After what can only be described as a really lousy last few weeks, things are finally starting to pick up again in the land of Blu-ray, with several key titles (including the 3D edition of “Jurassic Park”) arriving in stores today. Though the selection isn’t as great as it was a few months ago, when compared to the rest of April, it’s hard to complain.
It’s been a while since Hollywood delivered a truly great mobster movie, and though “Gangster Squad” falls a little short of remedying that, it’s still an entertaining and welcome return to the genre, partially because it doesn’t take itself too seriously. Will Beall’s script does a good job of balancing the drama with brief moments of humor, while Sean Penn’s gleefully over-the-top turn as Mickey Cohen is just campy enough without being distracting. The action sequences are also really well done, although the unique visual style that Ruben Fleischer brought to “Zombieland” isn’t as prevalent here as it was in that movie. If there’s one thing that really makes the film worth seeing, however, it’s the killer cast. Josh Brolin is great as the leader of the titular squad, and it’s nice to see Ryan Gosling and Emma Stone rekindle their chemistry from “Crazy, Stupid, Love,” even if both parts are poorly underwritten. The other cast members don’t get as much to do, but having top-notch actors like Nick Nolte, Anthony Mackie, Michael Peña, Giovanni Ribisi and Robert Patrick in those supporting roles definitely elevates the material. The story is predictable, and it owes a lot to “The Untouchables,” but “Gangster Squad” is enjoyable in spite of all that.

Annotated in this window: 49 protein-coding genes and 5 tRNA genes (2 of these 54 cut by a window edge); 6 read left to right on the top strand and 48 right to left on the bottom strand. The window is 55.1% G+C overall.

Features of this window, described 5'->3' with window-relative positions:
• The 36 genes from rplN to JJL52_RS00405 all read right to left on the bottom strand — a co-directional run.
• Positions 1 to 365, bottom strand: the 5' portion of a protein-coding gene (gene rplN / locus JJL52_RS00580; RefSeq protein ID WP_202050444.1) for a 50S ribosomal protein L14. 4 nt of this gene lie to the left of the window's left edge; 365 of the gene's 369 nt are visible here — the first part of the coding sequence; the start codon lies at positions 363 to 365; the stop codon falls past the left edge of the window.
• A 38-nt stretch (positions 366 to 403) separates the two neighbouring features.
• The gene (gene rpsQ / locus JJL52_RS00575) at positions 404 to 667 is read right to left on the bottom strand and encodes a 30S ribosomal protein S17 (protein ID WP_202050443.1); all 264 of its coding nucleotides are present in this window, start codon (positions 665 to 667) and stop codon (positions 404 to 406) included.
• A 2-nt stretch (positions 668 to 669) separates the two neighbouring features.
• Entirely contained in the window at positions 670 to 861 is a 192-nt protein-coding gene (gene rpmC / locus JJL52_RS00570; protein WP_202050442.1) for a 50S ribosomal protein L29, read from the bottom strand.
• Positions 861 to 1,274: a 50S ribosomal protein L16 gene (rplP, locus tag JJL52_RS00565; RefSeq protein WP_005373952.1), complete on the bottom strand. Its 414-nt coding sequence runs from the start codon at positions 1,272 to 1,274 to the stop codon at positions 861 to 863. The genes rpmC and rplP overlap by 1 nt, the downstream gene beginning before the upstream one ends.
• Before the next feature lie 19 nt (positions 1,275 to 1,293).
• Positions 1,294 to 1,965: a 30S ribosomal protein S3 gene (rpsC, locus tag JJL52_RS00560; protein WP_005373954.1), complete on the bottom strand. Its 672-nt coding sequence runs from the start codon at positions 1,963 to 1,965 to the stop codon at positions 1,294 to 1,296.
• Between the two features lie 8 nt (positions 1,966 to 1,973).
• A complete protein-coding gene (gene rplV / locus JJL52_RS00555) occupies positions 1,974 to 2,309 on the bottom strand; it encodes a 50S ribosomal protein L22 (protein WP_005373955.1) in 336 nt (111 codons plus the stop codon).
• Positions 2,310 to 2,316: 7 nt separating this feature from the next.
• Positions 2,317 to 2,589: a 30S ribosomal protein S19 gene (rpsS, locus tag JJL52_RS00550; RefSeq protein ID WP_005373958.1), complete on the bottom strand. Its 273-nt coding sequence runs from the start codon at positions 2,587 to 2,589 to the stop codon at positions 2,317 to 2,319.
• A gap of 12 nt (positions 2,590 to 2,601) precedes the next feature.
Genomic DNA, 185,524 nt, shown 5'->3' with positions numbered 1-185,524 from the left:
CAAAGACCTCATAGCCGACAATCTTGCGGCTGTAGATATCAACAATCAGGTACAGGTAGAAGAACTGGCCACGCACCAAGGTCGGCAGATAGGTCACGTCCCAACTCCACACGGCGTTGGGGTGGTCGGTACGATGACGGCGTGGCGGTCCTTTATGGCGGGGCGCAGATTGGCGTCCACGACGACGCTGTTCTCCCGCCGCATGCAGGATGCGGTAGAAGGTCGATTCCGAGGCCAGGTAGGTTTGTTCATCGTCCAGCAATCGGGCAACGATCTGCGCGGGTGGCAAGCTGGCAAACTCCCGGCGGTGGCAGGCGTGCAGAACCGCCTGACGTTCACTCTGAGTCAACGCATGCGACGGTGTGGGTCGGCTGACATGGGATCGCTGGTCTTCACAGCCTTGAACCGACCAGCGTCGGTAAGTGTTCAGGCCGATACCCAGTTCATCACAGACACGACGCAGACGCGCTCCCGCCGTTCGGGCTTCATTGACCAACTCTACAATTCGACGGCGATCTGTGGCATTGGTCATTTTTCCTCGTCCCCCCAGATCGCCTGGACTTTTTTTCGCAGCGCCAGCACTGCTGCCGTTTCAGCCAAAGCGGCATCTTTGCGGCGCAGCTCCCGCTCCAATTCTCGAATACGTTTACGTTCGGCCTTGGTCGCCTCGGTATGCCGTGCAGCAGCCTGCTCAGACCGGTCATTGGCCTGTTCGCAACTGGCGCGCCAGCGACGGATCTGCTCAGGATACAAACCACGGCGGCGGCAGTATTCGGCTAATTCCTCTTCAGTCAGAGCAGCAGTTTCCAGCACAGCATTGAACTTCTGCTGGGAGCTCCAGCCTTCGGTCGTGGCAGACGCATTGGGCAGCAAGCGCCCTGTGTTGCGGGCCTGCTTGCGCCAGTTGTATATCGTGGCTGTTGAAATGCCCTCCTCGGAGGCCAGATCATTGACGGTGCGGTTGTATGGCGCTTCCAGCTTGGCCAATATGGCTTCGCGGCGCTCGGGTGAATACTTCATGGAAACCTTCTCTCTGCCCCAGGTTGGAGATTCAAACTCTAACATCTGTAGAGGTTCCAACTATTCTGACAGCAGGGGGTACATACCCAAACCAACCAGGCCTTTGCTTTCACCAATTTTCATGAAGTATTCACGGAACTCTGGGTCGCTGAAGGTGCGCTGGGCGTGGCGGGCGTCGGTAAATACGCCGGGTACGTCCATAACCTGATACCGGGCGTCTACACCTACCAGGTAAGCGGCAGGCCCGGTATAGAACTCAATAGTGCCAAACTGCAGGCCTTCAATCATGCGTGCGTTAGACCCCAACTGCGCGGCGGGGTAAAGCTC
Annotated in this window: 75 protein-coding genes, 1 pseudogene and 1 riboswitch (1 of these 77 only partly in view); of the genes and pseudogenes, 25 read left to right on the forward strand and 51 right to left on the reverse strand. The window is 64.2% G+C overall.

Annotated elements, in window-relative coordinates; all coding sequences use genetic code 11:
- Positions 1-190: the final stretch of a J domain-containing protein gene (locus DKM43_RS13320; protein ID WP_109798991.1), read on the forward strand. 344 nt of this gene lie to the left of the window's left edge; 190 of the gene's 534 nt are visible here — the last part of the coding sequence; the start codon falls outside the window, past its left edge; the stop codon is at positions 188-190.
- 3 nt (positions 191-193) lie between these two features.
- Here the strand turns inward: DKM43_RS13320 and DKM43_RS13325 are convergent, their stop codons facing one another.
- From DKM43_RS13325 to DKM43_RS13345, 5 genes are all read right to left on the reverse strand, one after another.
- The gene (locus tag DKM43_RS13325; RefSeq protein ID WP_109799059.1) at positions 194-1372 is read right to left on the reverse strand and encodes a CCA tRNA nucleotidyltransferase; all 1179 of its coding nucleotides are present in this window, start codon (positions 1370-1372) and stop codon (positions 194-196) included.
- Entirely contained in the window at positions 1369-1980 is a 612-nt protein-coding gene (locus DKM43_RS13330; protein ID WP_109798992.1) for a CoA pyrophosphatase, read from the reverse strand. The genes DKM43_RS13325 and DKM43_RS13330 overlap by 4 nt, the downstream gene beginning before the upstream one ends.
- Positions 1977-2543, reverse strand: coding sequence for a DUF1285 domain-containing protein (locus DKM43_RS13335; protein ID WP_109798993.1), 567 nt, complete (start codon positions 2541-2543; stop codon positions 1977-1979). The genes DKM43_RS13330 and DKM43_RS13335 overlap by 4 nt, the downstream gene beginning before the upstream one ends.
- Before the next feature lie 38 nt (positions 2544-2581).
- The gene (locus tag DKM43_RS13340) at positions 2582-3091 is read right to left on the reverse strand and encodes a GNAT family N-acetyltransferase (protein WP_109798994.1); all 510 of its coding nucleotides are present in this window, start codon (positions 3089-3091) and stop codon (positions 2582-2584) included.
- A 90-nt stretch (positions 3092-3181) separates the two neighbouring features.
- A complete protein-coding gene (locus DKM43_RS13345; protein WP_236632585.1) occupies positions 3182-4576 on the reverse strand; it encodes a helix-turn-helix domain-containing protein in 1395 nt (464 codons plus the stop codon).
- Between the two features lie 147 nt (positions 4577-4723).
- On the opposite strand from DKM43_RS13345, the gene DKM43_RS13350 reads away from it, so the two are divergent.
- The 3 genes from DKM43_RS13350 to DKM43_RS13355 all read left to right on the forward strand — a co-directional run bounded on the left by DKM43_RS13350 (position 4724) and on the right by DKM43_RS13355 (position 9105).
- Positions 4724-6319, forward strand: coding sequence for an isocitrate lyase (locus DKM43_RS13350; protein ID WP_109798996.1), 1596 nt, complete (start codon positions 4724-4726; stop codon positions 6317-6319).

Blu-ray Highlight: It’s a shame that Warner Bros. didn’t include the original movie theater shootout sequence among the deleted scenes, but the rest of the bonus material is pretty good. “The Gangland Files” collects many of the disc’s extras (including Focus Point mini-featurettes, historical trivia and other bits) into a picture-in-picture track that plays alongside the film, while the audio commentary with director Ruben Fleischer is informative but not terribly engaging.